Armed service members who go back to school after combat or non-combat base assignment face issues in the transition. They will encounter challenges and experience stress which are unique to them. More than the change from backpack to the school bag or the rope lashed camp table for the cafeteria and the Type A fatigue overalls giving way to the school uniform or casual clothes, there are deeper problems they will need to address.
Armed service personnel coming from tours of duty or station posts who return to college bring with them deeply rooted trauma on their mind and feelings. They have inculcated the personality of having hypervigilance and which was molded by working and living conditions which are highly stressful. When they go back to school, they will have difficulties. As they attempt to cope, they will fail and feel frustrated. This will greatly affect their studies. It is not only academics that they will feel new to. They also need to reintegrate themselves to civilian life. This makes their lives doubly difficult. This is a great source of dropouts. This issue should not be limited to only being a topic in social work essays but should be given action.
Here are some of the issues that military men returning to academics need to address.
When they entered the service, soldiers are briefed to be persons separate and distinct from civilians. Their line of work calls for them to have a different state of mind and character than that of ordinary citizens. This is because their calling is different. Their orientation is to serve and protect the country with their lives.
In other words, their brains and feelings are conditioned to be ready to die and kill for the nation and its citizenry. This is not a simple or shallow integration into the armed service. And, when they go back to the world of the civilians, they will find it hard to do the transition. When they do so, they will need to develop the identity of being a civilian and a student and this is not easy to do, especially for them.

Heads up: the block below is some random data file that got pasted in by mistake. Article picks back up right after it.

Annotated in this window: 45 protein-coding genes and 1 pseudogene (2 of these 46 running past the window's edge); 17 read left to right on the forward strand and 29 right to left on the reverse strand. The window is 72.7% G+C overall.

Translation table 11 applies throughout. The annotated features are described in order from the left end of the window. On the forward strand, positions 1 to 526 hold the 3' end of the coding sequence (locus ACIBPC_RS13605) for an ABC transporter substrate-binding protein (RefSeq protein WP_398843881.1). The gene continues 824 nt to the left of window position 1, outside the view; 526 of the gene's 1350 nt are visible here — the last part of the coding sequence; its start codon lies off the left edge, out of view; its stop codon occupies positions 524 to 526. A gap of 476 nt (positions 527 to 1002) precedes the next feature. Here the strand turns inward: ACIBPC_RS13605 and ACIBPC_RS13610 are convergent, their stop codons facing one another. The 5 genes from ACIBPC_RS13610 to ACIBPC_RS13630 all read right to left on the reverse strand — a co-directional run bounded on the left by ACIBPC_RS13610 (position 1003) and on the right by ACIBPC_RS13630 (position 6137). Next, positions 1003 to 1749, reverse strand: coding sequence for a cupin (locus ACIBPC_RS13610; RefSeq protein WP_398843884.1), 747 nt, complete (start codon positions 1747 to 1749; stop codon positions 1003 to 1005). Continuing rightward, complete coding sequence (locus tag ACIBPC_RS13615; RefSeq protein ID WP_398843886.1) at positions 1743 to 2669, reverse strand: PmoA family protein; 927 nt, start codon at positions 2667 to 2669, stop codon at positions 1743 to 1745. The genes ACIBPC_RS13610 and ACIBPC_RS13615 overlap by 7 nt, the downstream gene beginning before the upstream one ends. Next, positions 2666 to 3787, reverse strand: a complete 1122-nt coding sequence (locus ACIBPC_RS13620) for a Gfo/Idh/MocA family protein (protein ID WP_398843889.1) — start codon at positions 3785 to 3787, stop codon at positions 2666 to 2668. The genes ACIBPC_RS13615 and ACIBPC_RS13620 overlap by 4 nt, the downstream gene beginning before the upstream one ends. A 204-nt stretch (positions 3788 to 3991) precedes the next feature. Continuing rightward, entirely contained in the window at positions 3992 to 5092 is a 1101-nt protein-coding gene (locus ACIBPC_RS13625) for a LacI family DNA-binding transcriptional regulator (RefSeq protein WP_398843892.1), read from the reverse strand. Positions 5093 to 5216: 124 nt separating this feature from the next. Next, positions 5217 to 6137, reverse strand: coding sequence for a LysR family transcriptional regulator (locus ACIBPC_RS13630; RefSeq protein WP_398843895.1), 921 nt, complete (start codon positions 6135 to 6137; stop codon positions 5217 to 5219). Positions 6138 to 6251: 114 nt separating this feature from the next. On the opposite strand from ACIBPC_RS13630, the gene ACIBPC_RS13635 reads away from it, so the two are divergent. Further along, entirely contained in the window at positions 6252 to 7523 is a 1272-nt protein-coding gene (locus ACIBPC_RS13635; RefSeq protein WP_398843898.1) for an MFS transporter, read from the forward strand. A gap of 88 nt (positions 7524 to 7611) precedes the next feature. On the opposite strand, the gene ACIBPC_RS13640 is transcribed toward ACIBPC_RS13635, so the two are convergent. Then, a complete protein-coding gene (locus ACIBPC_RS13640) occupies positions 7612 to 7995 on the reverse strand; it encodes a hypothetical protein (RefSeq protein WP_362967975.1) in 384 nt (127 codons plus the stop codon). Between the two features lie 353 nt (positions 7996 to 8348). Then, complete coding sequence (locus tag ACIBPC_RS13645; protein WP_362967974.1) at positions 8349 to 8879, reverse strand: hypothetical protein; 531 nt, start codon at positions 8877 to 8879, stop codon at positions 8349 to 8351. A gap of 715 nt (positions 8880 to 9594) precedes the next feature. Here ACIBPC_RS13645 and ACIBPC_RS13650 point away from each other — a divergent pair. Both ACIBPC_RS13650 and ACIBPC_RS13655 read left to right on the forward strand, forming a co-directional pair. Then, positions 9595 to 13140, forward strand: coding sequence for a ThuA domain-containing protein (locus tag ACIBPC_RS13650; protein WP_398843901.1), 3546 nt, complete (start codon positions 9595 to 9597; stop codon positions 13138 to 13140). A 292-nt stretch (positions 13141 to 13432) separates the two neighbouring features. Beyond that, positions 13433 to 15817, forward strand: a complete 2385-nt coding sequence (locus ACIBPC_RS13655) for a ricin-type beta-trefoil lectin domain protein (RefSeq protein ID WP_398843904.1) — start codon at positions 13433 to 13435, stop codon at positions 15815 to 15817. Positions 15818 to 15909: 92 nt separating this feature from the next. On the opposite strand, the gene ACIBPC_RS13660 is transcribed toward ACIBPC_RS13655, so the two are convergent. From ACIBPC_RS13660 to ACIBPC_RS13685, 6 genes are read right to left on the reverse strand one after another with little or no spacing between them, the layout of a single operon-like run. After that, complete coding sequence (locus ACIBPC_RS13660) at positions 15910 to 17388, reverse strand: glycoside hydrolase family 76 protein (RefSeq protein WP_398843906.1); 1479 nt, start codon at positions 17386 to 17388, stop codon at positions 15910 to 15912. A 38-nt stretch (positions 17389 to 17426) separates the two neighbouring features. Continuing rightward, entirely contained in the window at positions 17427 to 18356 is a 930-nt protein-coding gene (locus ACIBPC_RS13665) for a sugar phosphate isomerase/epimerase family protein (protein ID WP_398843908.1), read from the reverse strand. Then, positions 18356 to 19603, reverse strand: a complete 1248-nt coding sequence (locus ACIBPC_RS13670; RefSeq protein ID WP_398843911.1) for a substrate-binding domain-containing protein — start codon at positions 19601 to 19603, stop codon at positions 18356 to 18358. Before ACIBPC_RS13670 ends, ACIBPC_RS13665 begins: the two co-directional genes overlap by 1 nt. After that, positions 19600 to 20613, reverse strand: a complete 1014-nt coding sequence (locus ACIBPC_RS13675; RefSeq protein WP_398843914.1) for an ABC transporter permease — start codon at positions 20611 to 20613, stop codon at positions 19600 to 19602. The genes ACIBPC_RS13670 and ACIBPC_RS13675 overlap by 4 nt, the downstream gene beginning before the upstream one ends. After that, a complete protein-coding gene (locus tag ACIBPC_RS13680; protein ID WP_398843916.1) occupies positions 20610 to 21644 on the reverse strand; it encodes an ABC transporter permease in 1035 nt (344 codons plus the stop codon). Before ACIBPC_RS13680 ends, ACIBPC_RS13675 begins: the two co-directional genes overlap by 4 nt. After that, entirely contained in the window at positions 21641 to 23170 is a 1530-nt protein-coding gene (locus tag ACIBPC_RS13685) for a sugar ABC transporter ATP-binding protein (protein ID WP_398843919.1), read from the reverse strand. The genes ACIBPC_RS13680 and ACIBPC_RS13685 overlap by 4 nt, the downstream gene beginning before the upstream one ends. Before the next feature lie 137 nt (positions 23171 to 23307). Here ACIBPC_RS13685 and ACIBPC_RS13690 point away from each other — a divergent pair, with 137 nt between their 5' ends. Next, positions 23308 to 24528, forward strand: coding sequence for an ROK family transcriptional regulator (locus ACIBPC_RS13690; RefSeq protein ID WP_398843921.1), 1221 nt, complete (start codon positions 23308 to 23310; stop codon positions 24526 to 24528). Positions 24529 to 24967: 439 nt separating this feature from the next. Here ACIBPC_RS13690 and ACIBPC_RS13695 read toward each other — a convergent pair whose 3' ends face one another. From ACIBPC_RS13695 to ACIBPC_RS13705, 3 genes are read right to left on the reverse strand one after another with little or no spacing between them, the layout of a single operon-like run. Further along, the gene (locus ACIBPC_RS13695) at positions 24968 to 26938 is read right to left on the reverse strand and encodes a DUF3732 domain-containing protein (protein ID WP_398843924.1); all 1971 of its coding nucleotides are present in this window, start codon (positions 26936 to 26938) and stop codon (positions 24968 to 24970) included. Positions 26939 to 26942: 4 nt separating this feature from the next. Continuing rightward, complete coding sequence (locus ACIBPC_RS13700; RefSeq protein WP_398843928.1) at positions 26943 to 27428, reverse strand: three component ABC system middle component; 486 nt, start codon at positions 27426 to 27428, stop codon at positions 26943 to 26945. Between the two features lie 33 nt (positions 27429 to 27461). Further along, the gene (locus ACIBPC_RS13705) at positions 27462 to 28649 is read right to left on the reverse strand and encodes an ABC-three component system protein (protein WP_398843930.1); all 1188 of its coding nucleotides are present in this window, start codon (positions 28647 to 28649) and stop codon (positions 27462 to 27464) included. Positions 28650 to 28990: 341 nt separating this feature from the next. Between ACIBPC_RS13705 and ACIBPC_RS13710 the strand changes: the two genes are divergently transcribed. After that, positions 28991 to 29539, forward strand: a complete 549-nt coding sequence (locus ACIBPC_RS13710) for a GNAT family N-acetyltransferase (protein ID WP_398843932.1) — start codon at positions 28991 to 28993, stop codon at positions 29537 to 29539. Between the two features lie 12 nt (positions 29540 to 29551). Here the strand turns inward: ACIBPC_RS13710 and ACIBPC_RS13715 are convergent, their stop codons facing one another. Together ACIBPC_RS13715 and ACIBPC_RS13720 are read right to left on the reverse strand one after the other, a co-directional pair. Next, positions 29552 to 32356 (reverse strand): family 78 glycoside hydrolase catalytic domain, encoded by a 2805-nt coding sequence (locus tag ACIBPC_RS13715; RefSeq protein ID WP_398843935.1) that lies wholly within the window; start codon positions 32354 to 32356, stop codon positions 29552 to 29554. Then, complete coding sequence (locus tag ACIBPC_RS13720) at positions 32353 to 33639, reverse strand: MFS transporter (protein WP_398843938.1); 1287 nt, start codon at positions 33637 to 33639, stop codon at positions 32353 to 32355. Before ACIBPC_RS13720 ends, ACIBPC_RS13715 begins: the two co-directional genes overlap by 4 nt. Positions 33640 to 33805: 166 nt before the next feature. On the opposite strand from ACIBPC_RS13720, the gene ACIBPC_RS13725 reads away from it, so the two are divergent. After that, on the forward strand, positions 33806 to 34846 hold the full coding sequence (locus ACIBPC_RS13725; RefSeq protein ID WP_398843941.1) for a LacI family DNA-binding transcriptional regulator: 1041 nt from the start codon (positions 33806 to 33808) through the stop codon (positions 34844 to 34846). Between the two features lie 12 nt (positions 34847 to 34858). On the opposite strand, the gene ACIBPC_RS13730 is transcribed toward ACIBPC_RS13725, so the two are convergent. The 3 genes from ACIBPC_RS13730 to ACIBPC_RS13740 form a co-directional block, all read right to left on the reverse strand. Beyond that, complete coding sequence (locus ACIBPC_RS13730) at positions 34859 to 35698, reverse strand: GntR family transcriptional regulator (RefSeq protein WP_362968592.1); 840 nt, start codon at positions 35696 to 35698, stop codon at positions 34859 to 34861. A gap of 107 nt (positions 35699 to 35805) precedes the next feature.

Because war veterans and military duty returnees to school have been oriented in the uniformed men way, they will struggle in making sense of their new role. They will find it hard to see the significance in it and in the things they need to do in their school life. They have gotten used to giving importance to things relating to life and death. Life and concerns in the campus will be insignificant to them.
Further, because they have been conditioned to a different kind of significance, they will have issues fitting in. They have been trained to be absolutely honest and responsible. Their orientation is to get the job done with their “obey before you complain” and “mission accomplished” mentalities. With this, they will observe in the campus that other students complain a lot and barely gets tasks done. They will find their schoolmates immature.
School returnees from the armed services will have issues getting by the bureaucracies of tertiary education. Their chain of command in the military is different. Aside from this, they do not only need to be part of the academic institution. As a student, they also need to be integrated back to the civilian world. This will be a new world to them again. It is one which is complex and they will feel such complexity more than ever and more than others.
Veterans from wars and men from military service face issues and problems when they return to campus to study. They will need to transition back to being a student and a civilian which are very much different from their rigid orientation. First, they will see and feel the contrast and then they will feel alienated.
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